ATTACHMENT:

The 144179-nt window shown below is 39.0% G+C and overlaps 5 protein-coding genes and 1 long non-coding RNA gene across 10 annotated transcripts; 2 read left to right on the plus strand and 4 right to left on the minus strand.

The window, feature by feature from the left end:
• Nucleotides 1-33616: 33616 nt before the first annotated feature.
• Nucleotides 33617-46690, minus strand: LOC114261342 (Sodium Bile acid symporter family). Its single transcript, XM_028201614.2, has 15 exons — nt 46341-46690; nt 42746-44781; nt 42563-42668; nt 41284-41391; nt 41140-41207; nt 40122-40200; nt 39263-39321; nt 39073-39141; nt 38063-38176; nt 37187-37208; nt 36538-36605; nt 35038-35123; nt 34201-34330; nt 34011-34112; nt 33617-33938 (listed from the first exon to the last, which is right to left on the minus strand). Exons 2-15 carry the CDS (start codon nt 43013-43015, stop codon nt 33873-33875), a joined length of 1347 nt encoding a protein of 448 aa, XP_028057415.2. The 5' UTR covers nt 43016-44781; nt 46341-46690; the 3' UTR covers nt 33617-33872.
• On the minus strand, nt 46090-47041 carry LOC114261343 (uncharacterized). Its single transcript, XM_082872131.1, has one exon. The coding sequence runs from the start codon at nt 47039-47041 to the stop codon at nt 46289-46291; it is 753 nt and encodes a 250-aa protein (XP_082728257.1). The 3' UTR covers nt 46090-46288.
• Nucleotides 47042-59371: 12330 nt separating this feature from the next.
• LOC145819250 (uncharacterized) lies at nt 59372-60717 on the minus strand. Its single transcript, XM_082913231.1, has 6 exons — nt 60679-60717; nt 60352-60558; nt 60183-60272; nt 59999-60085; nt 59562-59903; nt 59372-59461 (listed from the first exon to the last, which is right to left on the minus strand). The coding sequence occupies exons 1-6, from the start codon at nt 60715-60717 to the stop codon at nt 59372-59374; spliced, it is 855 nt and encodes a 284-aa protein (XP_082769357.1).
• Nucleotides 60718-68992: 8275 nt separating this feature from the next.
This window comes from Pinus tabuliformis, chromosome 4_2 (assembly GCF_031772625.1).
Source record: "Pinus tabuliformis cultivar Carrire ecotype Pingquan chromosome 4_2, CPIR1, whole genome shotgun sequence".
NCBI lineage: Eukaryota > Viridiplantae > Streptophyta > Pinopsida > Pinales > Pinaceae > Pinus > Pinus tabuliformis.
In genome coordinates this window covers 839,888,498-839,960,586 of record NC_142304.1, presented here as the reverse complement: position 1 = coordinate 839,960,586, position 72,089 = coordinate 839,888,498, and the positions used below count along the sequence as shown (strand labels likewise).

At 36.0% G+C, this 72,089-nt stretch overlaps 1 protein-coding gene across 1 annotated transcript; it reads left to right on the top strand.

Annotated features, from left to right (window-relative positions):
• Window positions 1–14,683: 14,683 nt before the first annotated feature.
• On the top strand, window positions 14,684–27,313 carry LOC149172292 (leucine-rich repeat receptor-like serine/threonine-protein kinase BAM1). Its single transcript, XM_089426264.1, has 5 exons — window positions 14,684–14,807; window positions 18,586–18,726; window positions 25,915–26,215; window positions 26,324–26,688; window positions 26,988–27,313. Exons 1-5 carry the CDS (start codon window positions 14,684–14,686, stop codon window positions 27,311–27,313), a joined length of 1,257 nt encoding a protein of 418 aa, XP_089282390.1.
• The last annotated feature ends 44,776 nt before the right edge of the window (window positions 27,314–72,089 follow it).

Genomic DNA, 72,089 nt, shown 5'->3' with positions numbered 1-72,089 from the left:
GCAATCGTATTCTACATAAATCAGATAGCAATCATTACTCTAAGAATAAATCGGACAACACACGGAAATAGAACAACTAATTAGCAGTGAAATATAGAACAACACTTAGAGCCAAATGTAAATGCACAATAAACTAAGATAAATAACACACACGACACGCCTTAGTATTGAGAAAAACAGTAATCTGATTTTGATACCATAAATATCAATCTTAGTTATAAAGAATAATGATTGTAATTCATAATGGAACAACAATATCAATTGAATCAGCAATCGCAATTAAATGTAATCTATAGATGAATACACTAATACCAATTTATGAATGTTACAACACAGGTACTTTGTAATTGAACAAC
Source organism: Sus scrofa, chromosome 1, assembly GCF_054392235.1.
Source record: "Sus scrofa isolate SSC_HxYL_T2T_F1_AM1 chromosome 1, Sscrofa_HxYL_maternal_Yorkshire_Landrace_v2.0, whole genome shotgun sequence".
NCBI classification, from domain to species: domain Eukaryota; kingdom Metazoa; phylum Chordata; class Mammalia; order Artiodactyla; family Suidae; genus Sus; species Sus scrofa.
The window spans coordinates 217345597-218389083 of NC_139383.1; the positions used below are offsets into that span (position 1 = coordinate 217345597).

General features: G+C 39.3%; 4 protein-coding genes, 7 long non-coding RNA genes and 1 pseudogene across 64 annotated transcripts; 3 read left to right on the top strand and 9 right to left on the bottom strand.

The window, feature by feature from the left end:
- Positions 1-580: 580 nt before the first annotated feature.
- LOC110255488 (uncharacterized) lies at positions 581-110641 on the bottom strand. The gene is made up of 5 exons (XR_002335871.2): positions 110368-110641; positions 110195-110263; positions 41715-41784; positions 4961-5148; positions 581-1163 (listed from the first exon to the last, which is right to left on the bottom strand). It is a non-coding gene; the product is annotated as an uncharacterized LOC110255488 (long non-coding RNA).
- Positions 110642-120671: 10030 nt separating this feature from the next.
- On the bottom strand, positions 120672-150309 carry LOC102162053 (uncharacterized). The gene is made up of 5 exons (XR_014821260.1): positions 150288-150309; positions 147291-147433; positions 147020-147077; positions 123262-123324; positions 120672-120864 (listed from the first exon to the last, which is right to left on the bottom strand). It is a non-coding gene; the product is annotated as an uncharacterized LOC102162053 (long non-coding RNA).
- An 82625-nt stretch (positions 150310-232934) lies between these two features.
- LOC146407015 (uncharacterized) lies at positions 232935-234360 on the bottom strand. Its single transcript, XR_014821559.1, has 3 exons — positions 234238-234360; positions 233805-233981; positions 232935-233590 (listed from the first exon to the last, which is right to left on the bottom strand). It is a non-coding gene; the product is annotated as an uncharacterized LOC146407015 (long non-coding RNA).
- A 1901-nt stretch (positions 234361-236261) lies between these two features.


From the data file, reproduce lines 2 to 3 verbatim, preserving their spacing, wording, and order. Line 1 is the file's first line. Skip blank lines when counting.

The window, feature by feature from the left end:
• Nucleotides 1-33616: 33616 nt before the first annotated feature.